Note that if authors are unclear as to whether their proposal would fit within the scope of the special issue Innovations in Remote Instruction, they are encouraged to email Danielle McNamara at: firstname.lastname@example.org.
Submission of Full Papers:
Proposals should be received by January 4, 2021. Proposals will be reviewed by editors and notice will be given by February 15, 2021. Full submissions will be due May 3, 2021. Note that studies with a compelling rationale for a later submission deadline will also be considered after consultation with and approval by the editors. Finally, to facilitate rapid reviews for all, which is all the more important given the likely timing constraints of much of the proposed work, we will likely ask that individuals who have submitted proposals be willing to serve as reviewers on at least one other proposal.
Technology, Mind, and Behavior is a Gold Open Access journal whereby articles are made open immediately upon publication, promoting broad access to the content. Publication costs are offset by article processing charges (APCs). An article’s corresponding author is responsible for arranging such payment upon acceptance of a manuscript for publication. APCs are most often paid via support from an author’s grants, special funds including from one’s institution or department, contracts such as via the government, or one’s employer where the work was done as part of official governmental or corporate duties.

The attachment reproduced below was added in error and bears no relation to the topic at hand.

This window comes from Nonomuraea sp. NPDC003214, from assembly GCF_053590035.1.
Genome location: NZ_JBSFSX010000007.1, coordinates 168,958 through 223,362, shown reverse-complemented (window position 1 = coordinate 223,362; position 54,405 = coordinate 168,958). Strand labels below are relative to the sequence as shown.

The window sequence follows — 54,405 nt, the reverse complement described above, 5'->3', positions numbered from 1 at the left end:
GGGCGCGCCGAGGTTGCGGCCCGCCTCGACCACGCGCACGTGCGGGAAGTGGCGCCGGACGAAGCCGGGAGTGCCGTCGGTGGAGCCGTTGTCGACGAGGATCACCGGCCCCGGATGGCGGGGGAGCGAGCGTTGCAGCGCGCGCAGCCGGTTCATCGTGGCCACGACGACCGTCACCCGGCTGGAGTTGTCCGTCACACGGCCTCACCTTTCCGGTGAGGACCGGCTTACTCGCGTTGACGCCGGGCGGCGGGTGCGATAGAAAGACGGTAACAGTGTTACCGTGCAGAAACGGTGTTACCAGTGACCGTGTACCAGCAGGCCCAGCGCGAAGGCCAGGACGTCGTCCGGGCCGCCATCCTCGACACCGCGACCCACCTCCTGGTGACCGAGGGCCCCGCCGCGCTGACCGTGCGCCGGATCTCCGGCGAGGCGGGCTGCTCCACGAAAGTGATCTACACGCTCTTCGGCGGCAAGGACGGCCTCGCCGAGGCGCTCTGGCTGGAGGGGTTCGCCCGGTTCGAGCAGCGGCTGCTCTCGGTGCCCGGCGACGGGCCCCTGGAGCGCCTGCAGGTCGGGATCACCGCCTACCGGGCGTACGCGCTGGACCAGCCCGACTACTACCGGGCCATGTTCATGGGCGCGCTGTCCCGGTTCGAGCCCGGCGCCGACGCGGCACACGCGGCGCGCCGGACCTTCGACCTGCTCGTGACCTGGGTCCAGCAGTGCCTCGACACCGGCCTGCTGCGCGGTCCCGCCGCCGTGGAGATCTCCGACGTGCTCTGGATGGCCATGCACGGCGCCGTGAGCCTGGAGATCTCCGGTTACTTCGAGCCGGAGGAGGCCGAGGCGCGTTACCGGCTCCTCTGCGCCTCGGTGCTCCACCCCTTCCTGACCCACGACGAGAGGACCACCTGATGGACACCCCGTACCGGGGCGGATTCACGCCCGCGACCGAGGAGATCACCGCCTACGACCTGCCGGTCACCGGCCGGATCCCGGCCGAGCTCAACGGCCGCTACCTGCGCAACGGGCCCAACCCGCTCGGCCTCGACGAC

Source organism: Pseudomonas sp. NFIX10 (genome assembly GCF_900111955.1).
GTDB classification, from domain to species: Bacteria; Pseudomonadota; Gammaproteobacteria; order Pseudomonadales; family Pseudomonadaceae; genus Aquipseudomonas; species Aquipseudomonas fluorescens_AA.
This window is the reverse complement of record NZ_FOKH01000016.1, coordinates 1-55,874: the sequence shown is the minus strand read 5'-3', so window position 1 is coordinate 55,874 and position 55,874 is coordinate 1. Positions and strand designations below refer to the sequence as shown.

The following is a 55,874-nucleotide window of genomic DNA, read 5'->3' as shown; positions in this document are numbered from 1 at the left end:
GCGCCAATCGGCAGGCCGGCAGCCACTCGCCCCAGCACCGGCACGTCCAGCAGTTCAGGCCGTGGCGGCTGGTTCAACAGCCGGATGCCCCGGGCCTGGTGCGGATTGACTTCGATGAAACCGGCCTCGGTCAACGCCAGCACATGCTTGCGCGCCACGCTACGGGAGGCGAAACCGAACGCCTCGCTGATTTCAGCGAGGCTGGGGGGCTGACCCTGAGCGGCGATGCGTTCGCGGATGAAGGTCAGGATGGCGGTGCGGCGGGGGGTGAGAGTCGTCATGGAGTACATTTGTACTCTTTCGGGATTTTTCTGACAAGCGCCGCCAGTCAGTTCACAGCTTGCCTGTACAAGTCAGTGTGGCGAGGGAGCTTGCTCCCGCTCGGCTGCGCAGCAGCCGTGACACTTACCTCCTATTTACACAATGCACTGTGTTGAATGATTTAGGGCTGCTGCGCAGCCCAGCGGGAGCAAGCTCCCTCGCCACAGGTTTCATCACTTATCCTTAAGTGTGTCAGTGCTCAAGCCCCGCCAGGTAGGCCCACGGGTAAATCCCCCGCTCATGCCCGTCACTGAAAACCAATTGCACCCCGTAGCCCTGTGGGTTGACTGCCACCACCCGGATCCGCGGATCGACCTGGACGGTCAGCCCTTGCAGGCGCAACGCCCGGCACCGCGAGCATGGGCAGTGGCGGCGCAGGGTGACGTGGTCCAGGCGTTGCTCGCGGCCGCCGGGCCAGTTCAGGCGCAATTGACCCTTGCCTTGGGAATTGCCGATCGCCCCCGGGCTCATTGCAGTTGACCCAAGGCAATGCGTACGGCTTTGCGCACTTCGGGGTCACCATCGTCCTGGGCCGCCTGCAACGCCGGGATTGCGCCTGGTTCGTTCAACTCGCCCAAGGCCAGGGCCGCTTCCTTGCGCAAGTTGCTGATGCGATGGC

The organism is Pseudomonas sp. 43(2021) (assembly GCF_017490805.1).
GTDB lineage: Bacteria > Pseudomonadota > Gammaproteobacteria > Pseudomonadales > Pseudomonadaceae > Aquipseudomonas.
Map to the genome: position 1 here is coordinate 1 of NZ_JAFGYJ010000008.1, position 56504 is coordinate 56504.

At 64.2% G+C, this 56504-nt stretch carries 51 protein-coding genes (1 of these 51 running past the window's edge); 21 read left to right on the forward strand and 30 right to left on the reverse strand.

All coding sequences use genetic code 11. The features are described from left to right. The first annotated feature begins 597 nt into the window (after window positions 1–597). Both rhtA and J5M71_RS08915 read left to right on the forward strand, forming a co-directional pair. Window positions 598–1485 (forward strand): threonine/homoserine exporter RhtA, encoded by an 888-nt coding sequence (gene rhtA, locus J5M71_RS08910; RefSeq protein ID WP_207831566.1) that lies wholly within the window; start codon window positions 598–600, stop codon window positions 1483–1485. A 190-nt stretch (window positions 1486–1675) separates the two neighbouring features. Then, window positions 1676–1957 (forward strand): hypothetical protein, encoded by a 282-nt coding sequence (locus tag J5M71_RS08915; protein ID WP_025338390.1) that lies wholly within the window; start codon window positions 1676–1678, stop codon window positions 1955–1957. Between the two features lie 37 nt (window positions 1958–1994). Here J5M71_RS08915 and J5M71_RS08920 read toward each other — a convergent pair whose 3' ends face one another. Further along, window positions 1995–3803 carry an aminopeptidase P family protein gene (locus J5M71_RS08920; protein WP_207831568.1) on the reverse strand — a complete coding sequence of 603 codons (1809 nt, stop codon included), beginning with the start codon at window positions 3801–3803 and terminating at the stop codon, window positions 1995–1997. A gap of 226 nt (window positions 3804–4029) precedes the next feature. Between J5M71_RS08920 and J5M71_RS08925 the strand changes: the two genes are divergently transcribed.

For all articles submitted in 2020 that are ultimately accepted for publication, APA is sponsoring each published article by paying $400 of the $1,200 APC. The author is then responsible for $800. If you are a resident in any European Union country, you will be expected to add Value-Added Tax (VAT) at the rate applicable in the respective country.
In cases where an author’s research was not supported by the means outlined above, the author may apply for an APC waiver. Considerations for granting a discounted APC or full waiver will be whether an author is from a country classified by the World Bank as low or lower middle income, or evidence that an author has exhausted the typical funding sources outlined in the previous paragraph. Waivers and discounts will be considered on a case-by-case basis.
Authors wishing to apply for a waiver should complete the form available here and wait up to two weeks for administrative handling. Corresponding authors should apply for the waiver upon submitting the manuscript through the peer review system. Applications are handled separately from the manuscript; the editorial team will not be made aware of any waiver requests or granted waivers.
Publication of the Issue: As Technology, Mind, and Behavior is an online-only journal, final manuscripts that are accepted will be published immediately in a rolling fashion.